Injured in a car accident in Las Vegas? What you need to know
If you are involved in a car accident in Nevada, what you do next can make all the difference.
You are legally entitled to seek compensation if the other driver was at fault. But unless you take the right steps, you may not get everything you deserve.
To help get you your money as quickly as possible, our Nevada personal injury lawyers recommended you take the following 10 steps following an accident in Clark County:
1. Was someone hurt? Remain at the scene
If anyone was killed or injured, remain at the scene of the accident unless you need immediate emergency medical assistance. Failure to do so (Nevada hit-and-run) is a felony that can be punished by up to 20 years in prison.
2. Seek medical assistance, if needed
If you need immediate medical assistance, call 9-1-1 or ask someone to do it for you. Be sure, assuming you are able, to ask any medical provider to take detailed notes.
3. Move to a safe area
Cars that are blocking traffic can result in further injury.
If someone was seriously injured, it is best to leave the cars where they are until law enforcement arrives. Otherwise, if you are able to do so safely, move your car to the side of the road.
4. Record information about the other vehicle
As soon as you have made sure no one is seriously injured, write down or photograph the license plate number, and the make, model and color of all other vehicles involved in the accident.
If it is safe and you are able, take photos of the scene and of any damage to the vehicles.
5. Get contact info from other drivers and witnesses
The most important information you can get is the name of the other driver's insurance company and policy number as well as the number of the other person's Nevada driver's license.
If possible, get current contact information from everyone who was involved in, or who witnessed, the accident. If a law enforcement officer came to the scene, get the officer's name and write it down.
Another useful piece of information to have is the vehicle identification number (VIN) of the other car(s). The VIN number should be listed on the other driver's insurance card.
If the other driver is uninsured or doesn't have his/her insurance card, you may be able to find it on driver's side dashboard or inside the driver's door. Do not attempt to get the VIN number from the other driver's car if the driver won't cooperate. Simply write down or photograph the license plate number.
Be sure to provide your info to the other driver, regardless of who was at fault.
6. DO NOT ADMIT FAULT!
We cannot stress this point enough. Do not admit to any wrongdoing on your part even if you think you were at fault.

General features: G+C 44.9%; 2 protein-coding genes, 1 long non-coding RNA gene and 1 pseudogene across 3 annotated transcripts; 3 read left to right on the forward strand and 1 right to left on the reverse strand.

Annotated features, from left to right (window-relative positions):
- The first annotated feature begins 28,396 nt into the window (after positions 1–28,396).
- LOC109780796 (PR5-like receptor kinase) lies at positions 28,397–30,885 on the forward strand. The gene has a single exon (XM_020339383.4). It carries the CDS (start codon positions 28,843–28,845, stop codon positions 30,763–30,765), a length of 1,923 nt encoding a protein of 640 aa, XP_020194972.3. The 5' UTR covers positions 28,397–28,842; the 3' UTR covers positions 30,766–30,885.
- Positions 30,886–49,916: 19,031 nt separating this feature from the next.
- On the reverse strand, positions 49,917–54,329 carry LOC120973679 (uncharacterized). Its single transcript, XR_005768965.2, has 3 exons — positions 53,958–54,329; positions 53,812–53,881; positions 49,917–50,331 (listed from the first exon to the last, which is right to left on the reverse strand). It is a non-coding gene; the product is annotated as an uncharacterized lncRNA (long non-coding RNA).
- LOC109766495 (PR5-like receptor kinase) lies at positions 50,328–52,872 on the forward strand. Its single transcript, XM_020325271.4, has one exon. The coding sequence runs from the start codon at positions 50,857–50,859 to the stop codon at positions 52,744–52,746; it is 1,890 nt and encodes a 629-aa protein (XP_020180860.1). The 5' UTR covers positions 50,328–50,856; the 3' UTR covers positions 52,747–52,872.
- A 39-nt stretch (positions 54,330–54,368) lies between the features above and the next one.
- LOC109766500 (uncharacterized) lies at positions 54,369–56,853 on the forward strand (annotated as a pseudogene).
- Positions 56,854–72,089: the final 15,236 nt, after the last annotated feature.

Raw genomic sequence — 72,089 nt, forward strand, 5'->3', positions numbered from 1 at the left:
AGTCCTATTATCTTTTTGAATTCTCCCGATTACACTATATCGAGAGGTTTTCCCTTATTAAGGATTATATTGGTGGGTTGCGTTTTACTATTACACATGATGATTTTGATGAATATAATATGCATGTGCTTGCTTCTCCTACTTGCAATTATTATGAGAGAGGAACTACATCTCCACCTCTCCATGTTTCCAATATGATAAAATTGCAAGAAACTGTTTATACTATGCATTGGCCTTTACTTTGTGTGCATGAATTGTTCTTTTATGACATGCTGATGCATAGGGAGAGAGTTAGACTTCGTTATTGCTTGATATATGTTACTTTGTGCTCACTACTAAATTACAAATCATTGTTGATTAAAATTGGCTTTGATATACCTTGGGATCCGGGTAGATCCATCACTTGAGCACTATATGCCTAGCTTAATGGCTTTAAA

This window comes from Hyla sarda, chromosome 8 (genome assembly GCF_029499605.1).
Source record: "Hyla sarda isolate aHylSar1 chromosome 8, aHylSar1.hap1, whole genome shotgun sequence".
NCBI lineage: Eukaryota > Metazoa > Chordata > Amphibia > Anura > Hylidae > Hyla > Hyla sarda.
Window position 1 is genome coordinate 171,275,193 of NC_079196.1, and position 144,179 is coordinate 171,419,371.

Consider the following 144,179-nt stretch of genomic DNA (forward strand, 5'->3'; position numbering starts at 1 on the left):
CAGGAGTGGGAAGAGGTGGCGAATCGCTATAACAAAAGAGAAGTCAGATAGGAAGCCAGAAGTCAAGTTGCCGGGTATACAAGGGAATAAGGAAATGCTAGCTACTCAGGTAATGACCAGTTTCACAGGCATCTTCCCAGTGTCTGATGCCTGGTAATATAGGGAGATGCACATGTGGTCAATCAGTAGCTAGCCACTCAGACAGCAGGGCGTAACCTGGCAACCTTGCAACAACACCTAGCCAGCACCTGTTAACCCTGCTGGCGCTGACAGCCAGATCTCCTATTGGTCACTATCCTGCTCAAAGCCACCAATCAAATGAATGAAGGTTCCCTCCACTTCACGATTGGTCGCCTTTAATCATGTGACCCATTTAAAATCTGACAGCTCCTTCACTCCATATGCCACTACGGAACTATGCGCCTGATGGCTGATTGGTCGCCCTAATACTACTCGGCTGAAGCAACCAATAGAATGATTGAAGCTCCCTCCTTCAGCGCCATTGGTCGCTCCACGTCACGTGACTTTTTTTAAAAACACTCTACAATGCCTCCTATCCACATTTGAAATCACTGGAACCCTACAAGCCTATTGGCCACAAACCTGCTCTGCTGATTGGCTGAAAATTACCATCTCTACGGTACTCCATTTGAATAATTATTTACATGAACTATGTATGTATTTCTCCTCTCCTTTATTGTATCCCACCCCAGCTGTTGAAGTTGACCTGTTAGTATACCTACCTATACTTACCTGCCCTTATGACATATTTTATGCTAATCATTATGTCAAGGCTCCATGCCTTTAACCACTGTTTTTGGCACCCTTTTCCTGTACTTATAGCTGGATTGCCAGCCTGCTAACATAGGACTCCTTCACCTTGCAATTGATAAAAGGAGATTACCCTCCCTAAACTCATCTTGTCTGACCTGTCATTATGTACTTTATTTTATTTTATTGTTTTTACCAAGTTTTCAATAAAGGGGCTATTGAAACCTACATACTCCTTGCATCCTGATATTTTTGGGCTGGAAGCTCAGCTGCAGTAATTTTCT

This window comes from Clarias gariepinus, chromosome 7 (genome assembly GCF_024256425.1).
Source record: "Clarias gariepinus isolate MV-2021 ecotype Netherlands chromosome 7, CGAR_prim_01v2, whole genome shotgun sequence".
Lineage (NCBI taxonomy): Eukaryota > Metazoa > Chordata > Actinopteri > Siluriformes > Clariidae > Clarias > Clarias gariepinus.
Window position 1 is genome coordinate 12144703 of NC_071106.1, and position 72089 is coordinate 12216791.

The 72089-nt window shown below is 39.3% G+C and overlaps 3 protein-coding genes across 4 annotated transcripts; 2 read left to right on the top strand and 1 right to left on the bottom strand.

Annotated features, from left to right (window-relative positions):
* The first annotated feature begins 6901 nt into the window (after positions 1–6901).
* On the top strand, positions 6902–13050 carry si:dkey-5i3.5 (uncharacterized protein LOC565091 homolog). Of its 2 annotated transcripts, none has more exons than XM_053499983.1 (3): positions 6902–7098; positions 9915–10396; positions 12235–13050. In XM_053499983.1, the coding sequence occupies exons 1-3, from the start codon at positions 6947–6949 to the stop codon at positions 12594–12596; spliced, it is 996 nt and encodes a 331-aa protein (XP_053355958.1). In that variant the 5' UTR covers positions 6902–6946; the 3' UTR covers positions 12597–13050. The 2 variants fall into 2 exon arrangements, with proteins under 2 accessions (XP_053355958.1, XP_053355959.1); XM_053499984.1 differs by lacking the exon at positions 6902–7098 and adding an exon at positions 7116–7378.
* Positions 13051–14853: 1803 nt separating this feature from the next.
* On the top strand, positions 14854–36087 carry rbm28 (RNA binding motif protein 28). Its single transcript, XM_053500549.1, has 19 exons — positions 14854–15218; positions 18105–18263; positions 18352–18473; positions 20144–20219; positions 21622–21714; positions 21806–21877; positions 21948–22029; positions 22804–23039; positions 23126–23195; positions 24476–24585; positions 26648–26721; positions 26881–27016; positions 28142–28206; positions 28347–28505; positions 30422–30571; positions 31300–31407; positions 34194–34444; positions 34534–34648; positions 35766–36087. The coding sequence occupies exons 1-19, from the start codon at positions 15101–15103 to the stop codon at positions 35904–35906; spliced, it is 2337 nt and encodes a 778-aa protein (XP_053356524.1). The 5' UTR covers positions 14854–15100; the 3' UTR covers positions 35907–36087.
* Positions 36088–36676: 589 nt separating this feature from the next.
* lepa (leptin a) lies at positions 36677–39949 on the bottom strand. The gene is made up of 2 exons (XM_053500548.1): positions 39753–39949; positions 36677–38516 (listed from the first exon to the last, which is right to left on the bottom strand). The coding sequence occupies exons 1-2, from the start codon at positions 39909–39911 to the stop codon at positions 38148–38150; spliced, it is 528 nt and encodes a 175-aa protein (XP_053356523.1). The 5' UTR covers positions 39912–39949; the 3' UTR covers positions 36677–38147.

You may be wrong about the cause of the accident or the other driver may be partially to blame.
Admitting wrongdoing or even apologizing can cost you money you don't need to pay or keep you from getting the car accident recovery you deserve.
It is okay to ask whether the other driver is injured or needs medical assistance. If the other driver pressures you to admit fault, politely ask the other person to call your insurance company.
7. Do not tell the other driver you're not hurt
Even if you don't think you were injured, do not admit that to the other driver.
Soft-tissue injuries can take days to develop. Saying you are fine gives the other driver's insurance company or lawyer ammunition to deny or reduce your claim.
Do not, however, lie and say you are injured if you aren't or if you don't know. Simply keep your options open until you have had a few days to see how you feel and to seek medical attention if you need to.
8. Record your impressions right away
As soon as is practical, write down everything you remember about the accident, including:
- The time and date of the accident,
- The cross streets and direction of travel of each vehicle,
- Your best estimate of each driver's speed, and
- Any adverse road conditions.
If you have cuts, bruises or other visible injuries, take a selfie of them or, better yet, have a friend take pictures. The more evidence of your injuries there is, the better your chance of getting the maximum compensation you deserve.
9. Report the accident, if required
If the crash resulted in bodily injury or death or total damage of $750 or more to any vehicle(s) or property, you must notify the Nevada Department of Motor Vehicles within 10 days of the accident.
Failure to do so could result in suspension of your Nevada's driver's license for up to one year.
You should also notify your insurance carrier if another driver was involved in the accident. Most insurers require you to report accidents. If you were not at fault, an accident will not raise your rates. And if you are at fault, early reporting can result in the insurer having a better chance of defending your claim.
If no other driver was involved, it is more of a judgment call. Consumer Reports recommends reporting an accident in all cases except for a low-speed, single-car mishap (such as backing into a fence or garage) where there is no injury and the damage is close to your collision deductible amount.
10. Consider retaining a lawyer
An experienced Clark County personal injury attorney can help you protect your rights and determine whether you may be entitled to compensation.
For more information about liability and damages in Nevada car accident cases, please see our page on liability for a Clark County car accident.
Injured in a car accident in Las Vegas? Call us for help…
If you or someone you know was injured in a car accident in Clark County, our Las Vegas car accident lawyers may be able to help you get the compensation you deserve.
You may be entitled to payment for medical bills, lost wages, court costs and more.
For a free consultation with one of our experienced Nevada personal injury lawyers, complete the form below or call us at 702-DEFENSE (702-333-3673).